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News Briefs

  Online News published in DM Direct Newsletter
January 28, 2000 Issue
  By Rachel Rasmussen

Motive Communications Acquires Ventix Systems

On January 18, 2000 Motive Communications, Inc., a leader in e-support, announced the acquisition of Ventix Systems Inc., an Austin-based provider of question/answer e-support solutions for e-business applications. This move extends Motive's market reach and expands its initial offering into a complete product family that encompasses Internet-based support for all types, styles and models of computing via a single end-user interface.

A unique combination of two privately-held companies, the acquisition was a stock-for-stock. Both companies target the e-support market ? Motive for technical support of desktop problems and Ventix for answering users' business process questions while using Internet and enterprise applications. From a technology perspective, both solutions offer self service, assisted service and community collaboration services over the Internet using digitally collected, context-sensitive information to solve problems more efficiently and effectively.

"What began as a technology partnership discussion very quickly evolved into an enormously exciting new business opportunity for Motive and our customers," said Scott Harmon, cofounder, CEO and co-president of Motive Communications. "With the Ventix acquisition, Motive has made a giant leap toward realizing its vision of 'e-support for a wired world.' We can now extend our leadership position in IT support up the value chain and provide coverage for all forms of Internet computing, from desktops all the way through to Internet applications and services."

Dave Sikora, CEO of Ventix Systems, has joined Motive as co-president and will sit on the board of directors. "Motive has had a rapid and major impact on the marketplace, strengthening its position as the 'gold standard' for e-support," Sikora said. "Ventix, meanwhile, has gained significant traction with our solution for answering users' questions about complex applications and business processes. The momentum of our companies, the explosive growth of the e-support market and our complimentary product visions combine to create a highly synergistic and tremendously exciting opportunity to create a 'category killer' company."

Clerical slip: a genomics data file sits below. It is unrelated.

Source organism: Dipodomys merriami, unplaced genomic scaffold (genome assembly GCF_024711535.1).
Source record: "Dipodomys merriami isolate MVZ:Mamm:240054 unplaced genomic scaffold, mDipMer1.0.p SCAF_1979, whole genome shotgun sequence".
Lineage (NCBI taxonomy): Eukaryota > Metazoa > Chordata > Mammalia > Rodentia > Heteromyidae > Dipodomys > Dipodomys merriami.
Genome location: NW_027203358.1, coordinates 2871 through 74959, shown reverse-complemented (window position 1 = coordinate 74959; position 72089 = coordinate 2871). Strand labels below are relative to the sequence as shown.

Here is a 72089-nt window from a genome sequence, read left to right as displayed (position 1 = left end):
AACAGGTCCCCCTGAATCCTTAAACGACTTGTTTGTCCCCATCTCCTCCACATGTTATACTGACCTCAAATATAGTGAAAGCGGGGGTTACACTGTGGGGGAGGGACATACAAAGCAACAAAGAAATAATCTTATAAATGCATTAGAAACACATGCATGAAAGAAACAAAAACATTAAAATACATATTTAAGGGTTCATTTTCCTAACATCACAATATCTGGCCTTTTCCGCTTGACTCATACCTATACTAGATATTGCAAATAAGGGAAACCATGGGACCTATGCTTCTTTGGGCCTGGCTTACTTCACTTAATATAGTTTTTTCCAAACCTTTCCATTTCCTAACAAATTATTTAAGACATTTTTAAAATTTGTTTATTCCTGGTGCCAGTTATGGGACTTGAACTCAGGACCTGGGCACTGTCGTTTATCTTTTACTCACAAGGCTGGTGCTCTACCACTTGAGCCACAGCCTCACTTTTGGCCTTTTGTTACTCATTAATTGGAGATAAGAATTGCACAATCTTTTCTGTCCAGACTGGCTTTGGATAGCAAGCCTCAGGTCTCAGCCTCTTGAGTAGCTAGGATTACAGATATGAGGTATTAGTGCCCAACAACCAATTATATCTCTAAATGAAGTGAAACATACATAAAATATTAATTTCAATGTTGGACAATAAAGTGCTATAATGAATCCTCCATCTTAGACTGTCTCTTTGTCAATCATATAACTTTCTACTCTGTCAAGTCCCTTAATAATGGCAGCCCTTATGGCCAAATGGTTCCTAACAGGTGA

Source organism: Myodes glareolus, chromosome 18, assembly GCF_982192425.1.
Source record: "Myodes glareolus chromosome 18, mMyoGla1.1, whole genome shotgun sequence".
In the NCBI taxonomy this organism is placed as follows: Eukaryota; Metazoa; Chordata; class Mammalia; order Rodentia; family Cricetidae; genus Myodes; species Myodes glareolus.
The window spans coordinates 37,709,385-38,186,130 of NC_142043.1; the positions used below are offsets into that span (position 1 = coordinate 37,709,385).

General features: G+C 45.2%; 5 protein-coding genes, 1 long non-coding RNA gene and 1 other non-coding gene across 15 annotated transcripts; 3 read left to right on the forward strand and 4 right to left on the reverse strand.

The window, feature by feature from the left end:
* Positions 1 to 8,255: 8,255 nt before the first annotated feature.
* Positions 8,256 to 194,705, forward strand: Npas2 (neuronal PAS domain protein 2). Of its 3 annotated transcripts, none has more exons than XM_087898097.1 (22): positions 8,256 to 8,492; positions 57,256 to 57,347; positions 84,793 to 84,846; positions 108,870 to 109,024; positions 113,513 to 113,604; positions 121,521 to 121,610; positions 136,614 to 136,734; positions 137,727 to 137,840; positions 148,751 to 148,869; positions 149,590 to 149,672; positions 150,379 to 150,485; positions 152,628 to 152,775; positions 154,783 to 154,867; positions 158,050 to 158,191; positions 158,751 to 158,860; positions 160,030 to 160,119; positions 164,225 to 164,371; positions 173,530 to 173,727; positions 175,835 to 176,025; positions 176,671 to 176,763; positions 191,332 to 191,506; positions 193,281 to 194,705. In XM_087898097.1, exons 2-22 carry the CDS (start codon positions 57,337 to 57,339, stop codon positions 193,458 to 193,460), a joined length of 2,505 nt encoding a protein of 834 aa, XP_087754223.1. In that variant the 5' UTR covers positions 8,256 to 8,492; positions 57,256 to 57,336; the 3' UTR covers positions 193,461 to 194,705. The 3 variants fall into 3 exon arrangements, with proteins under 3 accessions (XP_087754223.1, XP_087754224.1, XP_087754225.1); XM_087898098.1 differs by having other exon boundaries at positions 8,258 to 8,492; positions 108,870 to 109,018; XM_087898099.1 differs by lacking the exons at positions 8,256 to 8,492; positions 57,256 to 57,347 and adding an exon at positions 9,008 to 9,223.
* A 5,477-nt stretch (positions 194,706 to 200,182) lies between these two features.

For more information,


Customer Intelligence: The Secret to Winning in E-Business

Business Intelligence Live invites you to join the next e-broadcast event, "Customer Intelligence: The Secret to Winning in E-Business."

The interactive Webcast, sponsored by Hewlett-Packard and DM Review magazine, will take place at 9 a.m. PST on Wednesday, February 9, 2000. The program will feature Patricia Seybold, CEO of the Patricia Seybold Group, and Nick Earle, chief marketing officer of Hewlett-Packard and president of its new division. This presentation will also include an opportunity for participants to ask questions about how to effectively capture and use customer intelligence.

Space is limited, so register now by visiting


GartnerGroup's Dataquest Says Worldwide PC Market Topped 21 Percent Growth in 1999

Despite concerns that the Y2K bug might slow down personal computer sales, the PC market continued to experience robust growth in 1999, according to preliminary statistics by Dataquest Inc., a unit of GartnerGroup, Inc. Worldwide PC shipments surpassed 113.5 million units in 1999, an increase of 21.7 percent over 1998 shipments.

"There had been concerns that Y2K shutdowns in large business, government and education segments would slow growth in the market in the second half of 1999, but the numbers indicate it had only limited impact on overall growth in the PC industry," said Charles Smulders, principal analyst for Dataquest's Personal Computers Worldwide program. "Our research shows Y2K impacted the PC industry by slowing market growth by approximately 2 percent in the fourth quarter."

Compaq maintained the No. 1 ranking worldwide with market share above 13 percent. Dell posted the strongest growth rates among the top-tier vendors both worldwide and in the United States with growth rates exceeding 50 percent. Dell moved past Compaq into the No. 1 position in the U.S. Hewlett-Packard, Gateway and Apple also showed double-digit growth rates both worldwide and in the United States. HP's success was driven to a great extent by sales into the home market, where the Pavilion line did extremely well. The launch of new products boosted Apple's growth during the second half of the year. Gateway's growth rate exceeded 30 percent, although the company experienced difficulty with component supply issues during the fourth quarter.

Looking toward 2000, Dataquest analysts expect the worldwide and U.S. market growth rates will slow by about four percentage points compared to 1999. "Much will depend on the industry's success in convincing their customers to replace PCs more frequently," said. Smulders. "Key factors will be the industry's ability to bring smaller, less complex, cheaper products to the business market and industrially designed products to the home."

For more information about the study, visit

Rachel Rasmussen was a Web Editor of

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